AG:  And then there was another thing.. I was talking with…Rachel [sic]…with Rachel..and we were talking about composition and condensation of poems and ..some ideas crystallized that might be useful. I’ve talked about it before I thought but apparently I had never said it around Rachel (tho; I thought I said it in any number of..over a dozen classes) there was that idea of Basil Bunting‘s, which (Ezra) Pound handed on, which was that poetics was condensation – and I think I’ll talk about that – and I’ve applied it in … Read More

Herrick and Tom o’ Bedlam

[“All the sprites that stands by the naked man/In the book of moons, defend ye” – Zodiac Man (illustration from a 1580 Almanac)]

AG: Then, I don’t know if you remember,.. there’s an interesting rhythm here, like the Tom o’ Bedlam” lyric that I read last year – “From the hag and hungry goblin/ that into rags would rend ye/ All the sprites that stands by the naked man/ In the book of moons, defend ye”, “That of your five sound senses/ You never be forsaken/ Nor wander from your selves with Tom/ Abroad to beg your bacon.” … Read More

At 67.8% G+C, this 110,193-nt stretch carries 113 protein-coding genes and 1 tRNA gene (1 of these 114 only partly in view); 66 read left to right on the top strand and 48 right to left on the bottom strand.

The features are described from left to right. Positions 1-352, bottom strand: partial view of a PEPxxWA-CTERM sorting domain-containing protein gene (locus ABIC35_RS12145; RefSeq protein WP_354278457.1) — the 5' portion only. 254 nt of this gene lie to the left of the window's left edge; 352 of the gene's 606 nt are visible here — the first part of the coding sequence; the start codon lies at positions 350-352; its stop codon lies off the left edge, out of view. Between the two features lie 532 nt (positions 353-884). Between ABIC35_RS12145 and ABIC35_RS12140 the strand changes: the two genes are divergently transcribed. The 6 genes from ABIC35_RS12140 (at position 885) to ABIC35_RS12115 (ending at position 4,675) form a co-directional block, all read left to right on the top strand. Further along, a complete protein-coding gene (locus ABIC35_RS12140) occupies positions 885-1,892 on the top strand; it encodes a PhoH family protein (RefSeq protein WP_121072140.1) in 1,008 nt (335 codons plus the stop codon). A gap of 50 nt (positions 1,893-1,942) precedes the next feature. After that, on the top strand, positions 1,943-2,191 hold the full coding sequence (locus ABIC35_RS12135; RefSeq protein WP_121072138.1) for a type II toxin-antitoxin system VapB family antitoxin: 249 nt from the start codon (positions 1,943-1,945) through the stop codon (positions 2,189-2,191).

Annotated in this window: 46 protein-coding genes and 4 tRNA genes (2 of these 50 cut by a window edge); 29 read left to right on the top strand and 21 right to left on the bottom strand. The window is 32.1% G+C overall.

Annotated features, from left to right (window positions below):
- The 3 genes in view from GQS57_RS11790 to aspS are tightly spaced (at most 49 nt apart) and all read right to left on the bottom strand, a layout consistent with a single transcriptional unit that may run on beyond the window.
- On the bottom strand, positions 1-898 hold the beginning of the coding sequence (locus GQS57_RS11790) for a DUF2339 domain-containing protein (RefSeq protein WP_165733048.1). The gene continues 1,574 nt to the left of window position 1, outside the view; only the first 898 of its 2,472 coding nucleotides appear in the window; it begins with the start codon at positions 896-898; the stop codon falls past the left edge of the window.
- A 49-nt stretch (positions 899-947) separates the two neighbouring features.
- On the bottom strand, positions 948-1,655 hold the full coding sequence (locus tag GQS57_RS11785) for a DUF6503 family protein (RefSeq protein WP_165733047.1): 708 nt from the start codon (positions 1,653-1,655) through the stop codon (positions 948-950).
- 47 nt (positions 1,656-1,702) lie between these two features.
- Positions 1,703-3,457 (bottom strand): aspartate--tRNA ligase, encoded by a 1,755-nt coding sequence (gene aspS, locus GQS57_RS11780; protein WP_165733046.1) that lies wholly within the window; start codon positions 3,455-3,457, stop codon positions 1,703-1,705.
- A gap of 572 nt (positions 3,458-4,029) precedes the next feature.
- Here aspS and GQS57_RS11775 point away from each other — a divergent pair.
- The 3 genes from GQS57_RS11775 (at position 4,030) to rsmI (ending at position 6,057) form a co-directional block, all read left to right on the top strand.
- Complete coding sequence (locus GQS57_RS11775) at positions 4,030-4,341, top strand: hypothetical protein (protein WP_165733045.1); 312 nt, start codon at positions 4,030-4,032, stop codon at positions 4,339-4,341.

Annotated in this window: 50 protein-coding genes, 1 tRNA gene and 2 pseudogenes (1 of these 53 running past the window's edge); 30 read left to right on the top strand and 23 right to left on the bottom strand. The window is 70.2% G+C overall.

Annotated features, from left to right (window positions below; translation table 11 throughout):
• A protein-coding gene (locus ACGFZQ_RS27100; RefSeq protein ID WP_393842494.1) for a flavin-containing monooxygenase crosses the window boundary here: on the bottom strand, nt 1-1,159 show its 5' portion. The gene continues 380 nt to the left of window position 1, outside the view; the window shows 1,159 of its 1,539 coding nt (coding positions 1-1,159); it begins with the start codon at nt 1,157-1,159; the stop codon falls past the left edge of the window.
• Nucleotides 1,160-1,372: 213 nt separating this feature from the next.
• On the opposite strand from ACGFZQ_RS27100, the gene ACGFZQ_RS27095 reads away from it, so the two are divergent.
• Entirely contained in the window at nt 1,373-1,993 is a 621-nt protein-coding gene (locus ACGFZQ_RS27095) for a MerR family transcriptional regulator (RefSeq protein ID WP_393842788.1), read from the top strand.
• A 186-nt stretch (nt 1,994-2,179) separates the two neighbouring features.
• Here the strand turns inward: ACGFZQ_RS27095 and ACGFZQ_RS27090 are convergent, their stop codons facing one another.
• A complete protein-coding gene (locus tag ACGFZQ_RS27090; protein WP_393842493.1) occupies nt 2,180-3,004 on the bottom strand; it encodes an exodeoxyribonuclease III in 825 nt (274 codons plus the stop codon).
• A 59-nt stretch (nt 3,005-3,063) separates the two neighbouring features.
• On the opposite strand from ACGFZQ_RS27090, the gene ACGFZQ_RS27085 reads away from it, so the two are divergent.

Some Elizabethan & Jacobean Recommendations

AG: Okay I would like to move.. I would recommend reading that through (Jonson on Shakespeare). I just don’t want to take up our time now. I’m going to go back to later to Edmund Bolton’s “Palinode” (on page 270) [sic],  but I want to pair it with another poem later, so please read that some time . We’ll get to John Webster‘s, a couple of little lyrics, because they’re really beautiful (that’s on page 272) , But I want to go straight to (Robert) Herrick, to.. in order to “strike the second heat/ Upon Read More

Ben Jonson on Shakespeare

AG: Well ,  I think people should go ahead and read the thing on Shakespeare      [Ben Jonson’s “To the Memory of My Beloved the Author, Mr William Shakespeare”] by yourselves,

I won’t go over it, except a couple of phrases in here – (page 260)  [sic] -It’s a real good poem. It’s an interesting poem, and it’s well-written, and it’s very.. it’s full of energy, at a certain point – “I therefore will begin. Soul of the age!/ The applause, delight, the wonder of our stage!” – (he really gets with it)

But.. later on, he has a … Read More